“”Many students want to pay off loans first, because there’s an idea that you need to do one before the other,”” Sugiyama said. “”But if you have no emergency fund, that’s not going to help you.””

    Sugiyama also suggests that students try to live as cheaply as they can. This may mean getting a roommate and not buying a new truck as soon as they get a job, he said.

    Hoefferle also offers some savings advice for students who want to get a head start.

    “”Being in charge of your life today, means enjoying it later,”” Hoefferle said.

    There are little things people can do that can help them manage their money better, he said.

    “”Don’t go out to eat all the time or don’t buy a $4 latte two or three times a day,”” Hoefferle said.

    Hoefferle said he has calculated that if students saved all the money they spend on lattes in one year, they would have saved the $3,000 they need to open an IRA.


    Sugiyama said researching how retirement funds work can help students get the most out of their money.

    Depending on what kind of job someone has, there are different options available.

    A 401(k) is offered through an employer, who often matches what employees contribute to their account, Hoefferle said. It is named after the section of the IRS tax code and is typically from private companies.

    Ryan Reese, a manager at Burlington Northern Santa Fe Railway in Portland, Ore., who graduated from the UA last May, said his company matches half of what he personally contributes to his 401(k).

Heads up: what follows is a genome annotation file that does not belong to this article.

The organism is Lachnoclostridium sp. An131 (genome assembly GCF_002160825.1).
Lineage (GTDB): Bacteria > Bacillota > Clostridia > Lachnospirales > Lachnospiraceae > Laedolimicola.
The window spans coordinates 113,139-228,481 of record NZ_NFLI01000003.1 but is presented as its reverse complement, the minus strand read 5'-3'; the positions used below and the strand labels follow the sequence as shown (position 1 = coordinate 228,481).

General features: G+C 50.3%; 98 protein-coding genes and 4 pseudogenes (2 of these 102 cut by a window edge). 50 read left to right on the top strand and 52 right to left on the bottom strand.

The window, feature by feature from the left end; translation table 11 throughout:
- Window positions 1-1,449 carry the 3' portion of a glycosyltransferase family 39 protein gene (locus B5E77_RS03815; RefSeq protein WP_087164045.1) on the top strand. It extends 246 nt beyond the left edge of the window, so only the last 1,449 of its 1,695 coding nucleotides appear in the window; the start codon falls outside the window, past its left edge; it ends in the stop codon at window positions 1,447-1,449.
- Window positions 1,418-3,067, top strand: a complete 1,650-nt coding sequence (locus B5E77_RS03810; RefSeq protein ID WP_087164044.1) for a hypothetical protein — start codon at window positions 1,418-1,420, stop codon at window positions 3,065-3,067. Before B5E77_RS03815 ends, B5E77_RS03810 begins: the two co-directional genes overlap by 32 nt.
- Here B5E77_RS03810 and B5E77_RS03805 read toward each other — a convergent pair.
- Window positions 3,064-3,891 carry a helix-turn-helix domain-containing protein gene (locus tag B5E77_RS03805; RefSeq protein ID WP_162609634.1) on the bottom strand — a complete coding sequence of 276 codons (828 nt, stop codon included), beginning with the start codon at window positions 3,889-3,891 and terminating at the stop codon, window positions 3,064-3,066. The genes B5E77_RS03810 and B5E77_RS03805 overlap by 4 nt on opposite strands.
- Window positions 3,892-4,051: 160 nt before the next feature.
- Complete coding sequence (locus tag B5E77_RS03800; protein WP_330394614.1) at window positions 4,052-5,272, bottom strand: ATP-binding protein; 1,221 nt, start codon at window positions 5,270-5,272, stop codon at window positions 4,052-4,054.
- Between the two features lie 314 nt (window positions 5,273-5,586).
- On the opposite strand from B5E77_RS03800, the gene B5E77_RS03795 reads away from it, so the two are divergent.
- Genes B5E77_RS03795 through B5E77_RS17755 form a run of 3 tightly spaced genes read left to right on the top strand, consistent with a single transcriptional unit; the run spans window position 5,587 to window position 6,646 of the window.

Kevin Do, a mechanical engineering junior, has a Thrift Savings Plan, which he started when he worked at the Border Patrol. Do said it is essentially the same as a 401(k), but it is offered only to federal government employees.

    Similarly, people in the non-profit sector or in school districts are usually offered a 403(b), Sugiyama said. Employers sometimes offer pension plans as well.

    Sugiyama said one question to ask when deciding which job offer to accept is, “”What incentives does the employer give?”” He also recommends getting an IRA on top of what the employer offers.

    IRAs are personal accounts set up through financial companies. There are two types: Traditional and Roth IRAs.

    The two types work almost identically, but there is a key difference between them, Hoefferle said.

    With a traditional IRA, which is ‘tax-deferred,’ someone can invest $4,000 at a rate of 8 percent and receive an immediate $600 refund from the IRS on their tax return, Hoefferle said. The money that is put into a traditional IRA is subtracted from a person’s annual income. But later on, when someone wants to take that money out, that $64,000 is going to be taxed, perhaps 15 percent, which would leave that person with $54,400.

    With a Roth IRA, the money put in is income that has already been taxed, Hoefferle said. In an account at the same rate of eight percent, when someone wants to take out their money, they will get all $64,000 of it.

    In both cases, though, taking money out before turning 59-and-a-half will result in transaction fees from the financial company, Hoefferle said.